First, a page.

For British glory the Red Arrows, we have the private own Pitts Special marked his smoke trails in the sky above Cosford.

The Red Arrows one of the world’s premier aerobatic display team. Representing the speed, agility and precision of the Royal Air Force, the team is the public face of the service. They assist in recruiting to the Armed Forces, act as ambassadors for the United Kingdom at home and overseas and promote the best of Britain. The team is made up of pilots , engineers and essential support staff with frontline operational experience. Together, they demonstrate the excellence and capabilities of the Royal Air Force and the service’s skilled, talented people. Diamond Nine Shape the trade mark of the Red Arrows and the combination of close formations and precision flying, the Red Arrows have been displaying since 1965. The team is based at RAF Scampton in Lincolnshire.

After British glory the Red Arrows we were pleasantly surprised by a simulated attack of the Hispano HA-1112- Buchon followed by taking off the Hawker Hurricane for another amazing display.

High above, in the grey skies over RAF Cosford, the Belgian Agusta A109 Solo Display team take off for his demo. The Agusta A109 is a very agile helicopter which has an impressive manoeuvrability. The painting on the helicopter represents a Wolf as its emblem.

Capt Nicolas”Vincent” Rossier from Fliegerstaffel, performing a thrilling flying display in his F/A 18C Hornet. The Swiss Air Force choose the F/A-18 Hornet after a thorough evaluation was the top performance of this aircraft. The Hornet has a very short reaction time from its alert position, very good aeroplane performance and flying characteristics and is able to accelerate extremely fast, reaching sonic speed within seconds. Its extremely good manoeuvrability in curvilinear flight is important in aerial combat in visual flight conditions and is proven to be of the best worldwide.Its high performance radar allows the F/A-18 to detect and simultaneously engage multiple low flying targets with its long-range guided missiles, by day and night and under bad weather conditions. The Hornet is also well tested in electronic warfare. This aircraft, developed to operate from aircraft carriers, is very well suited for our mountainous regions and narrow valleys as well as our short runways.

Time for a quiet interlude with the performance of two De Havilland Chipmunks followed by the symphony of the Merlin engine of the Spitfire PL983 from the Flying Legends Collection at Duxford.

The Czech Air Force was numerous at the RAF Cosford Airshow, with two L-39 Albatros based at Caslav Air Base and at the end of the show we see a demonstration of the Saab JAS-39C Gripen.

The Whirlwind HAR10 is operated by Historic Helicopters. This organization, founded by Andrew Whitehouse, is home to a pioneering and unique aircraft collection and aims to preserve and restore to airworthy condition of a small fleet of vintage Military Helicopters. The Whirlwind HAR10 is painted in the traditional yellow colour scheme of the RAF Search and Rescue.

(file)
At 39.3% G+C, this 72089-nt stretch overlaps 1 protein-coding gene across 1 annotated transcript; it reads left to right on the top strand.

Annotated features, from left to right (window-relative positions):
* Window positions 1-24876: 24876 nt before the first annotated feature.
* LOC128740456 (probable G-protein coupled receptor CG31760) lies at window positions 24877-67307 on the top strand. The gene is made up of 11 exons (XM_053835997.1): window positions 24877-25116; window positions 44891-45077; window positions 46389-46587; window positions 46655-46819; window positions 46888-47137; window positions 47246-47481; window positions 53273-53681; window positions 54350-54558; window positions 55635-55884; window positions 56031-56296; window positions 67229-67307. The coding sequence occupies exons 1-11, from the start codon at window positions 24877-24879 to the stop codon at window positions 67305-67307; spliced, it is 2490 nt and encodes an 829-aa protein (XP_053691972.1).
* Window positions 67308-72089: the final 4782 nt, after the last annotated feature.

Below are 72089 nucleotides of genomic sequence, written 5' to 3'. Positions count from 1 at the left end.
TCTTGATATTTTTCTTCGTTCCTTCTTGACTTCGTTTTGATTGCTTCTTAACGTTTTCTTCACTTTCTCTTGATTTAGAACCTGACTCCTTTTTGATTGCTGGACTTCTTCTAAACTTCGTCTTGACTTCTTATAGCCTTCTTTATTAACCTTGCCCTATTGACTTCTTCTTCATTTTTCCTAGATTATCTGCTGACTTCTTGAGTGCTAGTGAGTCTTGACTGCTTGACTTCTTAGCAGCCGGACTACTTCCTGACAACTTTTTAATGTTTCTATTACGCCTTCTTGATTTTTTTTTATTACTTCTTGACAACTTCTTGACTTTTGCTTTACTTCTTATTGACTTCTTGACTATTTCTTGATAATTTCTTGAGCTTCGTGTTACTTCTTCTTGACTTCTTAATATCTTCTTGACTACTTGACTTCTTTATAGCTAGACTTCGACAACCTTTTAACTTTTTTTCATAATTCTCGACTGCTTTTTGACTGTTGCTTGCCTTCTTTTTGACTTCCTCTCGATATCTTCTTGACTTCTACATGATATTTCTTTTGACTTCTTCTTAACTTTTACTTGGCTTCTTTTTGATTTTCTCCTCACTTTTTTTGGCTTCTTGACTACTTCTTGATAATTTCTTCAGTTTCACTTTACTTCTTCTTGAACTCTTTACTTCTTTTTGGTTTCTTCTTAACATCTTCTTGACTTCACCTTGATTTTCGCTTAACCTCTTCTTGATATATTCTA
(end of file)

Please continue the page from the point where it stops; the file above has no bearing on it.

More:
A rare appearance at Airshows in the UK is the P-3 Orion. The Lockheed P-3 Orion first flew in 1959, and is itself a derivative of the commercial L188 Electra that took to the air two years earlier, yet upgrades have ensured that the four-turboprop maritime patrol aircraft remains a hugely capable asset. Such is the case with the P-3Cs of the German Navy. It has a force of eight, all acquired from the Royal Netherlands Navy. Service induction in Germany with Marinefliegergeschwader 3 to replace the previous fleet of Breguet Atlantics began during 2006. Since then the Marineflieger's Orion fleet has seen extensive use on multi-national operations, notably European Union-led anti-piracy taskings in the Horn of Africa. The P-3 Orion that we see today is from Marinefliegergeschwader 3, based at Nordholz.

As promised, the end of Cosford Airshow was for the Saab JAS-39C Gripen from 211 Squadron of the Czech Air Force. The Gripen is a multirole fighter aircraft, intended as a lightweight and agile aerial platform with advanced, highly adaptable avionics. It has canard control surfaces that contribute a positive lift force at all speeds, while the generous lift from the delta wing compensates for the rear stabiliser producing negative lift at high speeds, increasing induced drag.Being intentionally unstable and employing digital fly-by-wire flight controls to maintain stability removes many flight restrictions, improves manoeuvrability, and reduces drag. The Gripen also has good short takeoff performance, being able to maintain a high sink rate and strengthened to withstand the stresses of short landings. A pair of air brakes are located on the sides of the rear fuselage; the canards also angle downward to act as air brakes and decrease landing distance.It is capable of flying at a 70–80 degrees angle of attack.

A date to save for the Royal Air Force Cosford Air show is Sunday 14th June 2020.